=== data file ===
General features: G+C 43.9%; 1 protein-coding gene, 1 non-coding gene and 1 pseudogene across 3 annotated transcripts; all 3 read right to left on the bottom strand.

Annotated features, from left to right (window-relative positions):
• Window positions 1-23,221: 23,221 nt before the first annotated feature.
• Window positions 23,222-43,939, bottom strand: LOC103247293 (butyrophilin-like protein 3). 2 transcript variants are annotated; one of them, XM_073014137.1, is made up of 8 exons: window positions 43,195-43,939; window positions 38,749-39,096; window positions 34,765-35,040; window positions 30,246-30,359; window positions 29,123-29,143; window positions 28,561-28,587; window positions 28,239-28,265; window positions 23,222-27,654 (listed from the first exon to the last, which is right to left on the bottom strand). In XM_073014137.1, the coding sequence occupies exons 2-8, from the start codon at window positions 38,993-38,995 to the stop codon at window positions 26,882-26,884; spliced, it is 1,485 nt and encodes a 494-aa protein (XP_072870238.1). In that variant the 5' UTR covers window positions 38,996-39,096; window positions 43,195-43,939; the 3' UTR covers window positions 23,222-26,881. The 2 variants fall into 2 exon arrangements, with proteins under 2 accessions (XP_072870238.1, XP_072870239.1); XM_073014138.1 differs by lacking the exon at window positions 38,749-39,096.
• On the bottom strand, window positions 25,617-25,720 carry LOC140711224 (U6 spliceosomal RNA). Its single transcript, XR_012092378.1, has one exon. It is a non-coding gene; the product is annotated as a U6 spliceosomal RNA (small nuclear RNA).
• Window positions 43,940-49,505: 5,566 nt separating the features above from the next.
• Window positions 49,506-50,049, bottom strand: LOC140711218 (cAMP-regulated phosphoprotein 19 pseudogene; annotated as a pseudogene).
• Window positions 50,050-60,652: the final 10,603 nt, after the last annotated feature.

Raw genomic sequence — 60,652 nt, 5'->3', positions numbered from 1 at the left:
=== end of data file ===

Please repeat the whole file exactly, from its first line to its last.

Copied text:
General features: G+C 43.9%; 1 protein-coding gene, 1 non-coding gene and 1 pseudogene across 3 annotated transcripts; all 3 read right to left on the bottom strand.

Annotated features, from left to right (window-relative positions):
• Window positions 1-23,221: 23,221 nt before the first annotated feature.
• Window positions 23,222-43,939, bottom strand: LOC103247293 (butyrophilin-like protein 3). 2 transcript variants are annotated; one of them, XM_073014137.1, is made up of 8 exons: window positions 43,195-43,939; window positions 38,749-39,096; window positions 34,765-35,040; window positions 30,246-30,359; window positions 29,123-29,143; window positions 28,561-28,587; window positions 28,239-28,265; window positions 23,222-27,654 (listed from the first exon to the last, which is right to left on the bottom strand). In XM_073014137.1, the coding sequence occupies exons 2-8, from the start codon at window positions 38,993-38,995 to the stop codon at window positions 26,882-26,884; spliced, it is 1,485 nt and encodes a 494-aa protein (XP_072870238.1). In that variant the 5' UTR covers window positions 38,996-39,096; window positions 43,195-43,939; the 3' UTR covers window positions 23,222-26,881. The 2 variants fall into 2 exon arrangements, with proteins under 2 accessions (XP_072870238.1, XP_072870239.1); XM_073014138.1 differs by lacking the exon at window positions 38,749-39,096.
• On the bottom strand, window positions 25,617-25,720 carry LOC140711224 (U6 spliceosomal RNA). Its single transcript, XR_012092378.1, has one exon. It is a non-coding gene; the product is annotated as a U6 spliceosomal RNA (small nuclear RNA).
• Window positions 43,940-49,505: 5,566 nt separating the features above from the next.
• Window positions 49,506-50,049, bottom strand: LOC140711218 (cAMP-regulated phosphoprotein 19 pseudogene; annotated as a pseudogene).
• Window positions 50,050-60,652: the final 10,603 nt, after the last annotated feature.

Raw genomic sequence — 60,652 nt, 5'->3', positions numbered from 1 at the left: